Why the donuts? It was a $3 gift that would hopefully foster sense of reciprocity that may favor me later that day. I fully acknowledge that it seems cheesy and had no clue if it would work. But it was $3 and I wanted to try something completely different.

While he put the donuts in his office, we walked around the car. It was in excellent shape. We walked back to our car as the detailer drove it to the back and when the sales rep waved for us to come inside, I gave him the finger.

Well, not that finger.

I pointed with one finger as though to say, ‘wait a minute.’

We were sitting in our car where we wanted to be. We would discuss the car with him once it came back from being washed.

Establishing the Frame

Our goal was to control the frame here. We would talk with him when we were ready to talk. It would be on our terms. We weren’t about to wait in his cramped office for 15 minutes giving him the opportunity to repay our gift of donuts with some painful pleasantries and sales tactics.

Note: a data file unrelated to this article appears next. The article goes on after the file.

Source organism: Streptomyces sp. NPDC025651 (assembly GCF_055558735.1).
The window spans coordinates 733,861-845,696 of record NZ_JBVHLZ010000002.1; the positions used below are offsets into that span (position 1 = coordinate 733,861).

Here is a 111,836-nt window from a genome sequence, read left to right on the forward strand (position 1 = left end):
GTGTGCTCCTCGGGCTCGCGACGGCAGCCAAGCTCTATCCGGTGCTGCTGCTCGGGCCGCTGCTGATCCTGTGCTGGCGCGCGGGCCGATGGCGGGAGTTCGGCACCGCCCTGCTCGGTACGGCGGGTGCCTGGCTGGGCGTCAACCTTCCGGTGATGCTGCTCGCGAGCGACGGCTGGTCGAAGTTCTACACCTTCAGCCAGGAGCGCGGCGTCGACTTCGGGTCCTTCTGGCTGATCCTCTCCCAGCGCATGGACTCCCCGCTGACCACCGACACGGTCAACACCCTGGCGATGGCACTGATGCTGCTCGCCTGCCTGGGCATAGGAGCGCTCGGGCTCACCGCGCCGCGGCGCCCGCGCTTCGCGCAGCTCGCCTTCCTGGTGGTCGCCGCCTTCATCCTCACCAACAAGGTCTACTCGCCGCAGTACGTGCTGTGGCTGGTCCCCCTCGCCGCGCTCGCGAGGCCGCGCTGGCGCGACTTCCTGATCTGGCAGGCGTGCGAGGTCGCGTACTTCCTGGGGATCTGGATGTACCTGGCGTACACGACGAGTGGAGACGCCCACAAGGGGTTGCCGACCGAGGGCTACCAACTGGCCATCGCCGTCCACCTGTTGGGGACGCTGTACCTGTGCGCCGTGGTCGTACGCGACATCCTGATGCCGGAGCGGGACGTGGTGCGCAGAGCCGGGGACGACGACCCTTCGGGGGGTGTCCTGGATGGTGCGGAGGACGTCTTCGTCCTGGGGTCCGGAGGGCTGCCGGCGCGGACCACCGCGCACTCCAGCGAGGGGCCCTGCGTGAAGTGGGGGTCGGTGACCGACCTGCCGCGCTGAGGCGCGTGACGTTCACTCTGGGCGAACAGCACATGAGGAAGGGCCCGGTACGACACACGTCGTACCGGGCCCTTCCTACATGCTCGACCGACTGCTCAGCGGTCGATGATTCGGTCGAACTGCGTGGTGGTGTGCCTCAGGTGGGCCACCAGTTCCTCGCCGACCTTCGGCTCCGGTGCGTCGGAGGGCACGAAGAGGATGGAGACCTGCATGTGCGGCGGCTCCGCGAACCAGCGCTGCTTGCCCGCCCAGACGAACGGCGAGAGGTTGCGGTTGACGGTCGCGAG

After about 20 minutes, the car was returned and it was time for the test drive. The sales rep handed us the keys and waited for us to return.

It was perfect. Great shape, smooth ride, and everything he wanted.

Now it was time to talk turkey.

I knew he was already able to go down $300 before we even started the true ‘negotiation’.

He led with the offer to reduce the price by $300 but that was the absolute lowest. No question.

“How am I supposed to do that?” I would reply as a way to draw an awkward silence enough for him to muster up an answer to my sincere concern.

I must have said it 6 times throughout the conversation. I said it to him as well as to myself as I looked at the calculator on my phone, trying to figure out how I could make his offer work with the price that I wanted to pay.

Slow it Down

My goal was not to be rude to the salesman. He was doing a good enough job at that himself. (I seriously have nothing against salesmen, but he was painfully pushy.)

Slowing down the conversation was pretty easy to do. Between asking, “how am I supposed to do that”, mirroring him, and working intensely on my phone’s calculator, I was keeping the pace of the negotiations where I wanted it.

My Counteroffer